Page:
Habitat fragmentation refers to ruptures and discontinuities in an organism's preferred environment. Habitat fragmentation is often linked to (caused by and encourages) human economic activity: road development, land conversion, urbanization, resource exploitation. It can damage native populations through a variety of mechanisms, decreasing available land and resources for survival, introducing invasive species and potential threats, and isolating sub-groups from one another.
The human organism can be seen to operate in a similar way to natural ecosystems: the more fragmented the landscapes of our mind and body, the more depleted we become. Our internal resources become depleted, we become more vulnerable to potential threats, and our capacity for inner knowledge and communication disintegrates.
Physiologically, the body begins to suffer when its "interior habitat" becomes too exposed. Most obviously, a rupture, wound or injury requires the work of our immune system and cellular repair process to recover and introduces the possibility of infection. More subtly, as our body is interrupted by various invisible inputs (sounds, lights, germs, toxins), energy and resources are mobilized to process the information, determine if it is a threat, and filter out that which may be harmful.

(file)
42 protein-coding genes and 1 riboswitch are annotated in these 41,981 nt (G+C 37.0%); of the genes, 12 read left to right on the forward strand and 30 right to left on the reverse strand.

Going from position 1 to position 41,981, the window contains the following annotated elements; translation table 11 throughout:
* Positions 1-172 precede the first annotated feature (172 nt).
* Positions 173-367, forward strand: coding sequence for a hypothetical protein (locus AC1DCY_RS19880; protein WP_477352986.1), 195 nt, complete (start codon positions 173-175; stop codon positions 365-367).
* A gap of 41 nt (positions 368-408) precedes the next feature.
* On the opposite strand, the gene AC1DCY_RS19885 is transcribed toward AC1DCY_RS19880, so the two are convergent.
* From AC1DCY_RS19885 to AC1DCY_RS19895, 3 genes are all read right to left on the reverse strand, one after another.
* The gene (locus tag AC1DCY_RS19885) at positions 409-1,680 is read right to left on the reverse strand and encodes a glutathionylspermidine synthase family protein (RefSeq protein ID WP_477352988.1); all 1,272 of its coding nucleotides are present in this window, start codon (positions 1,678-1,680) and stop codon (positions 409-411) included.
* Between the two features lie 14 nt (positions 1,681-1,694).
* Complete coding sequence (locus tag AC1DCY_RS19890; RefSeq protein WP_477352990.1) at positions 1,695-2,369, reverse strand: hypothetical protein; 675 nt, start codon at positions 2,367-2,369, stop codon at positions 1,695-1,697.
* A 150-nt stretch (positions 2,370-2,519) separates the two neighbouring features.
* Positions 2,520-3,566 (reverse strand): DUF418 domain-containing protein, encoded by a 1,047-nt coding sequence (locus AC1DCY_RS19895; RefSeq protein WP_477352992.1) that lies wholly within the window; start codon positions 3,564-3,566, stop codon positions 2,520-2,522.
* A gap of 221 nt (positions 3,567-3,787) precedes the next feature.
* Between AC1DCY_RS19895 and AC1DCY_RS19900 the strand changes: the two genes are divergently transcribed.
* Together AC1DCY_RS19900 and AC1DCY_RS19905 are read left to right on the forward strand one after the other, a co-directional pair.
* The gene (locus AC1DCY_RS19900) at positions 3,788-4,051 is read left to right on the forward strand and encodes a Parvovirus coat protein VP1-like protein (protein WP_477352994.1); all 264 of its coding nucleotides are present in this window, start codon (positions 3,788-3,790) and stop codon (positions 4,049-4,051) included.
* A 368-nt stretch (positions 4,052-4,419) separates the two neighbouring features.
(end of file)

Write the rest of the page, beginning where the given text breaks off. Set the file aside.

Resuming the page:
Mentally, scientists have found that a fragmented array of mental activities (i.e. as our mind wanders within and between our devices or simply flits between the conflicting stimuli in a given urban environment) results in the depletion of our brain’s attentional capacity. The constant shift between the so-called “mind-wandering mode” and the “central executive mode” of our brain literally takes a "metabolic toll." Imagine that each time a text message or email comes in, a fissure is created, and it takes energy and time to build a bridge between the newly separated sides, and then traverse back and forth over it. All of this leads to depleted mental resources, including the capacity to pay attention, remember or create.
The human inclination is to process everything around us all the time in order to detect possible threat or danger... The goal is to choose what you expose yourself to and what to focus on, then respond in a way that is most productive.